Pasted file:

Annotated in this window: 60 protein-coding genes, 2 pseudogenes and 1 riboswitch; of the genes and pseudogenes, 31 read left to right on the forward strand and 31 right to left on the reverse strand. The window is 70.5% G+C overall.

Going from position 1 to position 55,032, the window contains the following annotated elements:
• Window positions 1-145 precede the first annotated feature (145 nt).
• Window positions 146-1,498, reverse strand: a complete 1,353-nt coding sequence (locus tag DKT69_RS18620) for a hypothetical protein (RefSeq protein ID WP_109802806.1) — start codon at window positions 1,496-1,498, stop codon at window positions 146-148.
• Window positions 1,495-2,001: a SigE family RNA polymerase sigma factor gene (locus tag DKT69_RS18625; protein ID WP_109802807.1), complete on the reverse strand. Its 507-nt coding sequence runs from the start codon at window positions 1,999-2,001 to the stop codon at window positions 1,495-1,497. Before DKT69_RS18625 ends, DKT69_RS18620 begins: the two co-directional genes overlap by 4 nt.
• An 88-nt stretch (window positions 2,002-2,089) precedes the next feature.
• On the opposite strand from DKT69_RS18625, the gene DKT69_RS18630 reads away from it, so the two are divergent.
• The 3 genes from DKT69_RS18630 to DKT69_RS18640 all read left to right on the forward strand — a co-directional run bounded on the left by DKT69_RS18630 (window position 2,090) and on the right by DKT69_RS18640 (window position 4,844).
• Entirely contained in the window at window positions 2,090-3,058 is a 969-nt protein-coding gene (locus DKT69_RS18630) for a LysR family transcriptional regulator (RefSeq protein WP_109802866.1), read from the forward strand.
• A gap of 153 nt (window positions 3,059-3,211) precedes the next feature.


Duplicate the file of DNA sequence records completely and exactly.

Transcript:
Annotated in this window: 60 protein-coding genes, 2 pseudogenes and 1 riboswitch; of the genes and pseudogenes, 31 read left to right on the forward strand and 31 right to left on the reverse strand. The window is 70.5% G+C overall.

Going from position 1 to position 55,032, the window contains the following annotated elements:
• Window positions 1-145 precede the first annotated feature (145 nt).
• Window positions 146-1,498, reverse strand: a complete 1,353-nt coding sequence (locus tag DKT69_RS18620) for a hypothetical protein (RefSeq protein ID WP_109802806.1) — start codon at window positions 1,496-1,498, stop codon at window positions 146-148.
• Window positions 1,495-2,001: a SigE family RNA polymerase sigma factor gene (locus tag DKT69_RS18625; protein ID WP_109802807.1), complete on the reverse strand. Its 507-nt coding sequence runs from the start codon at window positions 1,999-2,001 to the stop codon at window positions 1,495-1,497. Before DKT69_RS18625 ends, DKT69_RS18620 begins: the two co-directional genes overlap by 4 nt.
• An 88-nt stretch (window positions 2,002-2,089) precedes the next feature.
• On the opposite strand from DKT69_RS18625, the gene DKT69_RS18630 reads away from it, so the two are divergent.
• The 3 genes from DKT69_RS18630 to DKT69_RS18640 all read left to right on the forward strand — a co-directional run bounded on the left by DKT69_RS18630 (window position 2,090) and on the right by DKT69_RS18640 (window position 4,844).
• Entirely contained in the window at window positions 2,090-3,058 is a 969-nt protein-coding gene (locus DKT69_RS18630) for a LysR family transcriptional regulator (RefSeq protein WP_109802866.1), read from the forward strand.
• A gap of 153 nt (window positions 3,059-3,211) precedes the next feature.